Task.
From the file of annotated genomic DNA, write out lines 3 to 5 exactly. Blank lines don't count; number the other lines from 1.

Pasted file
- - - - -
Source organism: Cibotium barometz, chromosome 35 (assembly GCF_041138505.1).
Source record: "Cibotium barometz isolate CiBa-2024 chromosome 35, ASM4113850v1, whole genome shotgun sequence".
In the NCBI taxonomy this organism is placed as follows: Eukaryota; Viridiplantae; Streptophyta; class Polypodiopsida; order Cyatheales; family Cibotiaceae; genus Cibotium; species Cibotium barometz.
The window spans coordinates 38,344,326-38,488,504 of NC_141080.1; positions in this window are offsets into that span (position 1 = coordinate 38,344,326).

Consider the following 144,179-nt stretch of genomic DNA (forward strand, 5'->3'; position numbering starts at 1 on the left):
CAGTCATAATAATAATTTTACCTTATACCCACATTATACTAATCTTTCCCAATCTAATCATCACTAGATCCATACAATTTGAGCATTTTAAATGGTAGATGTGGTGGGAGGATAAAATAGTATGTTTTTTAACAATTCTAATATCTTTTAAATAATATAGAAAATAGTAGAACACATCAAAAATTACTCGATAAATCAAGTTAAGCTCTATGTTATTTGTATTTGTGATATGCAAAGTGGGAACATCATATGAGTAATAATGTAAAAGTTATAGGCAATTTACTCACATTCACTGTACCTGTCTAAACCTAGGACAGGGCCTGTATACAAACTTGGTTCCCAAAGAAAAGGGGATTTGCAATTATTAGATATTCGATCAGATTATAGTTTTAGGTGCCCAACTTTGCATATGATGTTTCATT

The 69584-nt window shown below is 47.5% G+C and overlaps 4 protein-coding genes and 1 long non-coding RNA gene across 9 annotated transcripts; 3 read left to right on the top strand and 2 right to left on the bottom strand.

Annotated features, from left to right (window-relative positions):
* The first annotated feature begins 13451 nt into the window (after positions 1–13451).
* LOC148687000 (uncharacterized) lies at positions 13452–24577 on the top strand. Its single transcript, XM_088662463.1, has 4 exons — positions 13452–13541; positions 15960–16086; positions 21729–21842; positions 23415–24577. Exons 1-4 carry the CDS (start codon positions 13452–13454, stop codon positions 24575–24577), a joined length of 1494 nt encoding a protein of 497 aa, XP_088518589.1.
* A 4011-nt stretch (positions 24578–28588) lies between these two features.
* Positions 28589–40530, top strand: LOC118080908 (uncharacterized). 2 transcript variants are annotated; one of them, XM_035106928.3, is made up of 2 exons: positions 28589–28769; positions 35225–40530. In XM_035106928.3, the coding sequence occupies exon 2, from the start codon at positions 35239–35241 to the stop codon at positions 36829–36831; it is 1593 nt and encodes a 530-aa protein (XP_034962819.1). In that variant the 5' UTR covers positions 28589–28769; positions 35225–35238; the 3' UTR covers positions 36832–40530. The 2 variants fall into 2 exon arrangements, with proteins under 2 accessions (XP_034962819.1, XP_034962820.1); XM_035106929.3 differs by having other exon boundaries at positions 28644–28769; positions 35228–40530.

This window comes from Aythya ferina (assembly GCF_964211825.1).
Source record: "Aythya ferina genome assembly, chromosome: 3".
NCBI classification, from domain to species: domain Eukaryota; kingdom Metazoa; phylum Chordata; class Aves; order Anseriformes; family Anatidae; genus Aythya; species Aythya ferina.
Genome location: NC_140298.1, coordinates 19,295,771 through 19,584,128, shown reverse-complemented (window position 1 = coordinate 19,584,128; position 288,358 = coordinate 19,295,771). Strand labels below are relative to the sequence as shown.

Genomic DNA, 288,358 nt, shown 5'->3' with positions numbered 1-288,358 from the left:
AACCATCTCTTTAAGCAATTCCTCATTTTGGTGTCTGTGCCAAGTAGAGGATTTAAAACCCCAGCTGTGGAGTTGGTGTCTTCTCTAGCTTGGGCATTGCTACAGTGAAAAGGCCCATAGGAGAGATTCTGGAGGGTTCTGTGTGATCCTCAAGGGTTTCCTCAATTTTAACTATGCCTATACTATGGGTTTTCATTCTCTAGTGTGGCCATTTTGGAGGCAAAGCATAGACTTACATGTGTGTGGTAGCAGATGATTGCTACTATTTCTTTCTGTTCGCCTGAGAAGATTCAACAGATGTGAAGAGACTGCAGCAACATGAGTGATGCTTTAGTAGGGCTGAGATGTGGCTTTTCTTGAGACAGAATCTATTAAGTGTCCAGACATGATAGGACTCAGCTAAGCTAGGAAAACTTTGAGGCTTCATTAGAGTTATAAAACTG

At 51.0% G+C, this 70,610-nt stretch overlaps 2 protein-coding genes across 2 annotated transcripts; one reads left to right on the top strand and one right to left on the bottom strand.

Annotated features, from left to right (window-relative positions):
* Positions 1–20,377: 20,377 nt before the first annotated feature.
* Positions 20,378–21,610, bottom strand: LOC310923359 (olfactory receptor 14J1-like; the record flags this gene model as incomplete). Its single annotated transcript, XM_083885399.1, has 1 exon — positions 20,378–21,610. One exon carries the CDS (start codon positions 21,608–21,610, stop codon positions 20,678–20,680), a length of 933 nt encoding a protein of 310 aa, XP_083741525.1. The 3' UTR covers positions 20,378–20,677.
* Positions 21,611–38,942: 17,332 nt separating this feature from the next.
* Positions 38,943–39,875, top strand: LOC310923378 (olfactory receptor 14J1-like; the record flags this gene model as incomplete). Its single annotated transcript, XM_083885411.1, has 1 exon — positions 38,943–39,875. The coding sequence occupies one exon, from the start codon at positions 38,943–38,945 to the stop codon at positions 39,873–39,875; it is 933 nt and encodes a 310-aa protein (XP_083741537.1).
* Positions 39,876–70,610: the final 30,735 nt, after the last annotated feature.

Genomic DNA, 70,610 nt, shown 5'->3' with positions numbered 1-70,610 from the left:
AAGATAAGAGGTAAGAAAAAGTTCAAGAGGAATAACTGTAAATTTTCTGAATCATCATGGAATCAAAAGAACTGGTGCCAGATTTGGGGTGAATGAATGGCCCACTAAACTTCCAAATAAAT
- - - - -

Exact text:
In the NCBI taxonomy this organism is placed as follows: Eukaryota; Viridiplantae; Streptophyta; class Polypodiopsida; order Cyatheales; family Cibotiaceae; genus Cibotium; species Cibotium barometz.
The window spans coordinates 38,344,326-38,488,504 of NC_141080.1; positions in this window are offsets into that span (position 1 = coordinate 38,344,326).

Consider the following 144,179-nt stretch of genomic DNA (forward strand, 5'->3'; position numbering starts at 1 on the left):